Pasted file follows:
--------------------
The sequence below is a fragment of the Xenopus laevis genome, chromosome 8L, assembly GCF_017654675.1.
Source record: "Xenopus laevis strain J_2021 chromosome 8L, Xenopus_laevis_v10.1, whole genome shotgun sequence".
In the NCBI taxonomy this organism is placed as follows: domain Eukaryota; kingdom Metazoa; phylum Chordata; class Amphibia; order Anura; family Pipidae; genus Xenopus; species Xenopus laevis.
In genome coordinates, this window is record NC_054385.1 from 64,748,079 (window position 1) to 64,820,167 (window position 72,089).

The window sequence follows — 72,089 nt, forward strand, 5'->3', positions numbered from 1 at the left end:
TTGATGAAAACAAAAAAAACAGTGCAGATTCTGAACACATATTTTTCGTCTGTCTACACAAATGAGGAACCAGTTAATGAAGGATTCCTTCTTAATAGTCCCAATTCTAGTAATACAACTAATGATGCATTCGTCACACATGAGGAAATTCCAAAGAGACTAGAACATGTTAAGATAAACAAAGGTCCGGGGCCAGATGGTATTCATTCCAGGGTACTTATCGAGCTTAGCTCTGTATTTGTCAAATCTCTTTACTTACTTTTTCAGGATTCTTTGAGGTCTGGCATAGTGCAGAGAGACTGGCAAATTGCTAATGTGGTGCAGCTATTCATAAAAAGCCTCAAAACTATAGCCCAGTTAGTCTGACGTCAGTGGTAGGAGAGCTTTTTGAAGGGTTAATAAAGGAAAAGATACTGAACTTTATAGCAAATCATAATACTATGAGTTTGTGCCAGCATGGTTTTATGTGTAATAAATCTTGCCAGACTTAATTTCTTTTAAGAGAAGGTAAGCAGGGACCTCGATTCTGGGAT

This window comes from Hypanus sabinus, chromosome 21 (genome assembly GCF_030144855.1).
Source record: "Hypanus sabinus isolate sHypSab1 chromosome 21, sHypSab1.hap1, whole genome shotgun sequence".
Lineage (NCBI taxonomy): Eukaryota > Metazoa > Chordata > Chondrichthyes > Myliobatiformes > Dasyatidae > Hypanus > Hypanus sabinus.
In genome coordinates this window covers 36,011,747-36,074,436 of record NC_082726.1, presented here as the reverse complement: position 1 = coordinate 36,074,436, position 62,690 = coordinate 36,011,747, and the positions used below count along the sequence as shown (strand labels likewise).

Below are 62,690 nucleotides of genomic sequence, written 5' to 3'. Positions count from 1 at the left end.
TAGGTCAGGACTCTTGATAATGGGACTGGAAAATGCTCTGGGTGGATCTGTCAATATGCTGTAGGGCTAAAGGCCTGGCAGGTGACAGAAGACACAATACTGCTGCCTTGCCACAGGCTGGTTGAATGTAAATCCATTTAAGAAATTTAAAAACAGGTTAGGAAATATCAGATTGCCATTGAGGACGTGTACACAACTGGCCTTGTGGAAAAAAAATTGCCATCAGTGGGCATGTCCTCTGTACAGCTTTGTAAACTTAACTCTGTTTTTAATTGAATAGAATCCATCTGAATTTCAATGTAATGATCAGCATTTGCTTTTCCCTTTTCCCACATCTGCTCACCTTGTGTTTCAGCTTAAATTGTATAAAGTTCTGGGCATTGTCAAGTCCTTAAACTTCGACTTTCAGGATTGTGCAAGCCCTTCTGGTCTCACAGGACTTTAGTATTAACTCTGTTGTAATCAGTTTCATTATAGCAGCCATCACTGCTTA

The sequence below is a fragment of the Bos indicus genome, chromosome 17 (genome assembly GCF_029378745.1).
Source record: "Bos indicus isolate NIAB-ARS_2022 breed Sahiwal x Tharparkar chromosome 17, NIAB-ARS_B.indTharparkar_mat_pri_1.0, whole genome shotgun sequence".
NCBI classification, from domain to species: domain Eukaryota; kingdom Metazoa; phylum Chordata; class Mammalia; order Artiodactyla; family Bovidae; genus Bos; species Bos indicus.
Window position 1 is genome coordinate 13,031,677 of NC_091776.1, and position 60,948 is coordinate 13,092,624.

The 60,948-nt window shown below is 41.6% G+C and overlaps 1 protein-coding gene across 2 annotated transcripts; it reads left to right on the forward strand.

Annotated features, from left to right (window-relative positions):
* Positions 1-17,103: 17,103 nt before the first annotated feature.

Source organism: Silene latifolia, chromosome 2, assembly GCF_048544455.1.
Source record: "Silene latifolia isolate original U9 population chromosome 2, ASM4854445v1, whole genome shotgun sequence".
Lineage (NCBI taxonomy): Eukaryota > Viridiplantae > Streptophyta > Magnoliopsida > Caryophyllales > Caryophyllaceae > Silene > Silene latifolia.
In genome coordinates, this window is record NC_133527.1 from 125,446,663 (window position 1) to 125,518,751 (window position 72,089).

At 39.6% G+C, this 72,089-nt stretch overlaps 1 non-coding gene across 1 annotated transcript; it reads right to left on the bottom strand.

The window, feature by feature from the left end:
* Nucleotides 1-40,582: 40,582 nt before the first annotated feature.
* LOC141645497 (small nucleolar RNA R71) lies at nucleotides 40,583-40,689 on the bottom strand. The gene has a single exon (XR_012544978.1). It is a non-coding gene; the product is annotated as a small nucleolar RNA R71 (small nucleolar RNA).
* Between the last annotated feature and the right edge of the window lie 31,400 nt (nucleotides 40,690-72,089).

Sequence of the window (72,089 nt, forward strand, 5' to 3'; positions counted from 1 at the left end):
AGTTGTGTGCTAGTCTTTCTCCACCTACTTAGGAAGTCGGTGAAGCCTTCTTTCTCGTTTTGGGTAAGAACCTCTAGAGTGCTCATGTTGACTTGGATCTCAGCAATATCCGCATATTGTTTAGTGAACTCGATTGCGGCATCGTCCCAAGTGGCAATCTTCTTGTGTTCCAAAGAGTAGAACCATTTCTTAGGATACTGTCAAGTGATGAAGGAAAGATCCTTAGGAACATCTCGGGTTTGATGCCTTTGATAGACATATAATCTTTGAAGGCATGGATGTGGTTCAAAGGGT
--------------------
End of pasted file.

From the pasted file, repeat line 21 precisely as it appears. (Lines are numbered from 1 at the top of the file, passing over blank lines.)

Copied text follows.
Source record: "Silene latifolia isolate original U9 population chromosome 2, ASM4854445v1, whole genome shotgun sequence".